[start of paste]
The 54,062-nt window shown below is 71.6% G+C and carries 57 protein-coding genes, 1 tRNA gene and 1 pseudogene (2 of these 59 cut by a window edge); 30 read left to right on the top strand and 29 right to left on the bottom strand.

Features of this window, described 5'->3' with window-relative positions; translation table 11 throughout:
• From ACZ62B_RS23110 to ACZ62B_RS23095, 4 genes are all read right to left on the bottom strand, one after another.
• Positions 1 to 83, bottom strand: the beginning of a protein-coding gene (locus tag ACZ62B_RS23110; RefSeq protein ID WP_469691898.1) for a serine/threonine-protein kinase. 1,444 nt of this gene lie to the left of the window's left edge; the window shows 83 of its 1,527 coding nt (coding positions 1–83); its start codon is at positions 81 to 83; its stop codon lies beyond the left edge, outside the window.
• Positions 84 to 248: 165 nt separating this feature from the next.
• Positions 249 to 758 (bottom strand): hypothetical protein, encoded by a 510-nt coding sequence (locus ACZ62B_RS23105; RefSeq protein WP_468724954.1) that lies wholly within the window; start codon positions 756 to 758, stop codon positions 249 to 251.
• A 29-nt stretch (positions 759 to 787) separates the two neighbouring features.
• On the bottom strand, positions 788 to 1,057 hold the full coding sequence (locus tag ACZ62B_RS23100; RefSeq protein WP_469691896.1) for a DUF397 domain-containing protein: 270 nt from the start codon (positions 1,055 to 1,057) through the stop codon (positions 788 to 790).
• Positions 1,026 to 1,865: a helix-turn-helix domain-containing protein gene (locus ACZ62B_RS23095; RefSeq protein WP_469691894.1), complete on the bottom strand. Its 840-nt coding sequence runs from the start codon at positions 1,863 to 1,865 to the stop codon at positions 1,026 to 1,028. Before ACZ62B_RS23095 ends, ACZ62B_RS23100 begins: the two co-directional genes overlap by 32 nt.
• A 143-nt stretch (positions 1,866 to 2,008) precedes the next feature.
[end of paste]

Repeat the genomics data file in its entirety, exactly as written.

The 54,062-nt window shown below is 71.6% G+C and carries 57 protein-coding genes, 1 tRNA gene and 1 pseudogene (2 of these 59 cut by a window edge); 30 read left to right on the top strand and 29 right to left on the bottom strand.

Features of this window, described 5'->3' with window-relative positions; translation table 11 throughout:
• From ACZ62B_RS23110 to ACZ62B_RS23095, 4 genes are all read right to left on the bottom strand, one after another.
• Positions 1 to 83, bottom strand: the beginning of a protein-coding gene (locus tag ACZ62B_RS23110; RefSeq protein ID WP_469691898.1) for a serine/threonine-protein kinase. 1,444 nt of this gene lie to the left of the window's left edge; the window shows 83 of its 1,527 coding nt (coding positions 1–83); its start codon is at positions 81 to 83; its stop codon lies beyond the left edge, outside the window.
• Positions 84 to 248: 165 nt separating this feature from the next.
• Positions 249 to 758 (bottom strand): hypothetical protein, encoded by a 510-nt coding sequence (locus ACZ62B_RS23105; RefSeq protein WP_468724954.1) that lies wholly within the window; start codon positions 756 to 758, stop codon positions 249 to 251.
• A 29-nt stretch (positions 759 to 787) separates the two neighbouring features.
• On the bottom strand, positions 788 to 1,057 hold the full coding sequence (locus tag ACZ62B_RS23100; RefSeq protein WP_469691896.1) for a DUF397 domain-containing protein: 270 nt from the start codon (positions 1,055 to 1,057) through the stop codon (positions 788 to 790).
• Positions 1,026 to 1,865: a helix-turn-helix domain-containing protein gene (locus ACZ62B_RS23095; RefSeq protein WP_469691894.1), complete on the bottom strand. Its 840-nt coding sequence runs from the start codon at positions 1,863 to 1,865 to the stop codon at positions 1,026 to 1,028. Before ACZ62B_RS23095 ends, ACZ62B_RS23100 begins: the two co-directional genes overlap by 32 nt.
• A 143-nt stretch (positions 1,866 to 2,008) precedes the next feature.